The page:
Table of Contents Author Guidelines Submit a Manuscript
Advances in Mathematical Physics
Volume 2017 (2017), Article ID 9513237, 5 pages
https://doi.org/10.1155/2017/9513237
Research Article

Calculations on Lie Algebra of the Group of Affine Symplectomorphisms

Department of Mathematics, Tafila Technical University, Tafila 66110, Jordan

Correspondence should be addressed to Zuhier Altawallbeh

Received 13 November 2016; Accepted 4 January 2017; Published 23 January 2017

Academic Editor: Manuel De León

Copyright © 2017 Zuhier Altawallbeh. This is an open access article distributed under the Creative Commons Attribution License, which permits unrestricted use, distribution, and reproduction in any medium, provided the original work is properly cited.

Abstract

We find the image of the affine symplectic Lie algebra from the Leibniz homology to the Lie algebra homology . The result shows that the image is the exterior algebra generated by the forms . Given the relevance of Hochschild homology to string topology and to get more interesting applications, we show that such a map is of potential interest in string topology and homological algebra by taking into account that the Hochschild homology is isomorphic to . Explicitly, we use the alternation of multilinear map, in our elements, to do certain calculations.

1. Introduction

Recall that the group of affine symplectomorphisms, which is the affine symplectic group , is given by all transformations of the form , where is a symplectic matrix and a fixed element of [1]. The Lie algebra of is called the affine symplectic Lie algebra. By using some details and facts from [2, 3], Lodder [4] has proved that the structure of the Leibniz homology of is determined by the exterior algebra of the forms , as follows: , where and are the unit vector fields parallel to and axes, respectively, and the Lie algebra homology has been proved to have an isomorphic vector space as follows: , where is the singular homology of the real symplectic Lie algebra and .

Here, we find the image of the affine symplectic Lie algebra from the Leibniz homology to the Lie algebra homology . The result shows that the image is the tensor of a real number with the exterior algebra . We use the alternation of multilinear map, in our elements, to do certain calculations.

Any advances for computations in Hochschild homology are fundamental in string topology because of the high connection between both Hochschild homology and free loop spaces [5]. In this paper, we show that the image of in is important to find the image in Hochschild homology . In particular, we find the image via the map where the maps and are induced by the chain maps, on the chain level, and , respectively, and is the adjoint universal enveloping algebra of . Since is isomorphic to the Hochschild homology [6], we get the image in .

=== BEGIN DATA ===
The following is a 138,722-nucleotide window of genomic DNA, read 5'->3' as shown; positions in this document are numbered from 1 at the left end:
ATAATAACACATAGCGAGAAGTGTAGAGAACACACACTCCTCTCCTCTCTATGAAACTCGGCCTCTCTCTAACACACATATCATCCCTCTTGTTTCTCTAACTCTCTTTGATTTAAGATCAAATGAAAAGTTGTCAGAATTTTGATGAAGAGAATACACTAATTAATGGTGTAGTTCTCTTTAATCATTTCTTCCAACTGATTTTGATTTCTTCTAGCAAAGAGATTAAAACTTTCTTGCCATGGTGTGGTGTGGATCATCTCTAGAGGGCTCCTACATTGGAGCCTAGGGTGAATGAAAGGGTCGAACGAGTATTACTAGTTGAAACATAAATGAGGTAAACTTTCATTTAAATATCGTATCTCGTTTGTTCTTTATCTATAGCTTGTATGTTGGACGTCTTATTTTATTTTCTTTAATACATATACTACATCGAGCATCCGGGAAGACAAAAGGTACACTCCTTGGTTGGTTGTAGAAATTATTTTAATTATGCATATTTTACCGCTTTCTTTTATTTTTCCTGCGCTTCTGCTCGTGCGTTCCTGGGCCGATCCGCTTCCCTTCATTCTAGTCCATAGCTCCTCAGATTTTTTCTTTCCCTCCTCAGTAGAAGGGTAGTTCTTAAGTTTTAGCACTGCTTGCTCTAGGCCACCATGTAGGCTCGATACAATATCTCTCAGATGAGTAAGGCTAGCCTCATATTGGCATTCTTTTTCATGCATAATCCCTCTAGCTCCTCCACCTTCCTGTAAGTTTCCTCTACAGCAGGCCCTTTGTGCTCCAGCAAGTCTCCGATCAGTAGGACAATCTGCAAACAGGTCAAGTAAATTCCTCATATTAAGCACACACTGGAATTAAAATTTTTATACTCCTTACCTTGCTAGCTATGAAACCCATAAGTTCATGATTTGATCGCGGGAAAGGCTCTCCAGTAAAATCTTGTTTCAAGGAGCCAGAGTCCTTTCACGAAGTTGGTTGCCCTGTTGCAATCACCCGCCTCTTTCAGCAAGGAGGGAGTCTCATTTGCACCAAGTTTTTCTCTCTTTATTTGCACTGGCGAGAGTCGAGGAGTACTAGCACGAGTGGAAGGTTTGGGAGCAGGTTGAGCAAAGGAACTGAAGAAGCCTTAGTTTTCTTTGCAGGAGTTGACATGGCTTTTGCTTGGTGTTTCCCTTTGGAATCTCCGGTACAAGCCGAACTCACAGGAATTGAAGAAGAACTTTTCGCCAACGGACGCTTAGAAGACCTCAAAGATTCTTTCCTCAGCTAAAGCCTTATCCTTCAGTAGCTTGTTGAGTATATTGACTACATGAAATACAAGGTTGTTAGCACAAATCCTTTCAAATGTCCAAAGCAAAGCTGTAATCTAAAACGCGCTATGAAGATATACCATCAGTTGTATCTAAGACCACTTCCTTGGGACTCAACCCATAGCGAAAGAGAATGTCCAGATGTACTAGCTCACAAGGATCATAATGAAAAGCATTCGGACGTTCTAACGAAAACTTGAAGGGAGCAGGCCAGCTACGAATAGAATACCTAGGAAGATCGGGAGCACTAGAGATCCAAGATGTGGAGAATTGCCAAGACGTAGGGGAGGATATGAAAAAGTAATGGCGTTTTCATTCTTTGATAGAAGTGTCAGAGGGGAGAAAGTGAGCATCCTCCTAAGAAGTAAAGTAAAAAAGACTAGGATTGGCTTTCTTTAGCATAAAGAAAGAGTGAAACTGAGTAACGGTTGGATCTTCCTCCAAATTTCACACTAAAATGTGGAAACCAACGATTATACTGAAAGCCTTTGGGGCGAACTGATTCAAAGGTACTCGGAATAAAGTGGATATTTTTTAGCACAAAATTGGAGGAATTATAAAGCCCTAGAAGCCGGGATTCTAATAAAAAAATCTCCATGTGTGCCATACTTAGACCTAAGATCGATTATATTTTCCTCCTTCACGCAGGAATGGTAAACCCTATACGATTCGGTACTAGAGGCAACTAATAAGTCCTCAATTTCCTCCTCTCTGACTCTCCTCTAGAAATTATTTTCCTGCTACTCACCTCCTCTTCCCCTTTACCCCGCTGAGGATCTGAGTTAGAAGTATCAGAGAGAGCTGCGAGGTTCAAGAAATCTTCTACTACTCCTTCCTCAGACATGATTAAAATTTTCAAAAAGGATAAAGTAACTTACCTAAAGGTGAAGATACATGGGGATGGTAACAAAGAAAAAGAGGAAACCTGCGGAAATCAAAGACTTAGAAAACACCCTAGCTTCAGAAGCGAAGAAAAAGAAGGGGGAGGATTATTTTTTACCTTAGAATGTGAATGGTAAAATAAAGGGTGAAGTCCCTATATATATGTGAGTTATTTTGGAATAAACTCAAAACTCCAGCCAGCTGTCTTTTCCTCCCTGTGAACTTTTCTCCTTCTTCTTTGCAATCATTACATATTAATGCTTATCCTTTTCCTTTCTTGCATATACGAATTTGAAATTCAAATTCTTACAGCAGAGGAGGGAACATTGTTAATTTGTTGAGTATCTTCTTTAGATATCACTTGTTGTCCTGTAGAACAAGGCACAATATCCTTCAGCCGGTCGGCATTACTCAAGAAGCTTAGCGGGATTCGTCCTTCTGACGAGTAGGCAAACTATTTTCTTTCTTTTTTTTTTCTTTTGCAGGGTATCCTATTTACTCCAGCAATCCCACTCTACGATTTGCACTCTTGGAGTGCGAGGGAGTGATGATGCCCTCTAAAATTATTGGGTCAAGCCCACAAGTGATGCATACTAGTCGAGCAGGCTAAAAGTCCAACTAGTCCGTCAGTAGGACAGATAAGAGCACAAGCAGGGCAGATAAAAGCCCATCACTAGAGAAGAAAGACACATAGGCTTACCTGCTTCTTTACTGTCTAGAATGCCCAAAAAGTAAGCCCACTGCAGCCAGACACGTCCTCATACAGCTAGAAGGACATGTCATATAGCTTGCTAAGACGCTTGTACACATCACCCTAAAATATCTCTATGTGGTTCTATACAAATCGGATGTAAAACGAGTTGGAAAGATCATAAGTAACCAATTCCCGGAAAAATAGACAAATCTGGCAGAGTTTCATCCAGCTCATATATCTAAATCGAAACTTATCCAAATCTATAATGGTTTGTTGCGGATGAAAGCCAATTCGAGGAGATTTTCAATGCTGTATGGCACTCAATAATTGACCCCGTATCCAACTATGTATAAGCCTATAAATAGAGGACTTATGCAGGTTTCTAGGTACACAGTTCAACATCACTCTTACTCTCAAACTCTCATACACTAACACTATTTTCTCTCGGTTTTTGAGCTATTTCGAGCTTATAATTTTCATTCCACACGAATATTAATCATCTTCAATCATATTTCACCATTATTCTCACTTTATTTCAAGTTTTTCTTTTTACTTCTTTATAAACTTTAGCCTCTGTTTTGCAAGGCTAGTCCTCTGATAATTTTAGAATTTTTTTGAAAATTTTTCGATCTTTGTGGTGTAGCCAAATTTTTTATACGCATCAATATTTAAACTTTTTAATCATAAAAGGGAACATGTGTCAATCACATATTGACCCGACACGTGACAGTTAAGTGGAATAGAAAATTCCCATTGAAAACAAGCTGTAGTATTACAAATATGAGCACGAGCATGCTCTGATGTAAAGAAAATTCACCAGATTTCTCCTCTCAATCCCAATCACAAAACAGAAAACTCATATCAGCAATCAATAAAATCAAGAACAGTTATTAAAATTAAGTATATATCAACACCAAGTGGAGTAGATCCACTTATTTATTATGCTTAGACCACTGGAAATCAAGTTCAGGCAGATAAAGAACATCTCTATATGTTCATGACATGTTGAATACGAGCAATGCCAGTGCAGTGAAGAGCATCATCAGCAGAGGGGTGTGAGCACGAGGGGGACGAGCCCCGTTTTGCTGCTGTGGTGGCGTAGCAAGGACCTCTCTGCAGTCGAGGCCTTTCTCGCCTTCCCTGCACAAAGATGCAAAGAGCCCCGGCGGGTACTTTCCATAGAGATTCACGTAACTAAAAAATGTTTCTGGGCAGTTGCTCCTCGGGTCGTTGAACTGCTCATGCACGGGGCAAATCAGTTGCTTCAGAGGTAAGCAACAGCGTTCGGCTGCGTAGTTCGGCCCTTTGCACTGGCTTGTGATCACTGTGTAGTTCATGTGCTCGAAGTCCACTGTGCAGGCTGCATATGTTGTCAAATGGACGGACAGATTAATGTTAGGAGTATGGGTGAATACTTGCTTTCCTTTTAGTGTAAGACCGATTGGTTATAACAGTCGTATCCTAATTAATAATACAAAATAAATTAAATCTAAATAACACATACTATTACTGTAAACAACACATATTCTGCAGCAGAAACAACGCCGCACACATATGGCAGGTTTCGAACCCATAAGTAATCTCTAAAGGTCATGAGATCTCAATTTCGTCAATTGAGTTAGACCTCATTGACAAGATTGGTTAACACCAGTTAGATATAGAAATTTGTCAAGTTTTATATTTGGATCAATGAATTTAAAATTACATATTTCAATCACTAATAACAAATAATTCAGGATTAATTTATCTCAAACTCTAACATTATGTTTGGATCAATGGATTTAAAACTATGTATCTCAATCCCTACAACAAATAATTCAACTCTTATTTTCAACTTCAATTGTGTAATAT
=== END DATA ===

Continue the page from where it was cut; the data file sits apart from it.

In symmetric geometry, the study of symplectic algebras is important in manifolds because of the structure of the symplectic group preserving the transformations of the symplectic vector space at any point of symplectic manifolds, and the reader is kindly requested to refer to [7] to get more applications and interactions with classical mechanics. Moreover, considering position and momentum in the frame of quantum state in physics, symplectic group can be considered as an important tool in the phase space. Thus, in the paper, both the source about symplectic algebras and the target related to Hochschild (co)homology make the paper in the intersection field from mathematics to physics.

By referring to [6], we recall that Leibniz homology is a noncommutative theory for Lie algebras, while Hochschild homology is a noncommutative theory for algebras, in the sense that Leibniz homology does not require the skew-symmetry of the bracket for a Lie algebra, while Hochschild homology does not require commutativity of the product in an algebra.

2. Preliminaries

For any Lie algebra over a ring , the Lie algebra homology of , written , is the homology of the chain complex which was introduced by Chevalley and Eilenberg in [8]; namely,wherewhere the notation means that element has been deleted. In this paper denotes homology with real coefficients, where . Lie homology, with coefficients in the adjoint representation of the universal enveloping algebra , is the homology of the chain complex :where

The canonical projectiongiven by is a map of chain complexes and induces a -linear map on homology

To see more details, the reader is kindly requested to look at [9].

3. Leibniz and Hochschild Homology

Returning to the general setting of any Lie algebra over a ring , we recall that the Leibniz homology [10] of , written , is the homology of the chain complexwhere

Definition 1. Let be a commutative ring and be a -bimodule of an associative (not necessarily commutative) -algebra . We define the Hochschild complex as the sequence of maps , where the module is in degree . The Hochschild boundary map is given by for and for all . The homology groups of the Hochschild complex are called the Hochschild homology groups . For , we write .

4. Affine Symplectic Lie Algebra

We begin by , where are the unit vector fields parallel to and axes, respectively. Then the real symplectic Lie algebra has a basis

Let be the abelian Lie algebra with the basis . The affine symplectic Lie algebra has the basis . Thus, there is a short exact sequence of Lie algebras

In the following example, we find the Lie brackets of the elements in by taking into account the basic elements illustrated above.

Example 2. The basis of the real symplectic Lie algebra contains exactly these elements which can be denoted by , respectively. It is known that and for all . By taking the Lie brackets of the others, it follows thatNow we take , which means that is the Eigenvector of . Similarly, if we continue the computations, we get that is the Eigenvector not only for the bracket but also for for all .

The above example shows that the Cartan subalgebra of is which is the tangent of the maximal torus subset in the Lie group .

5. The Image of in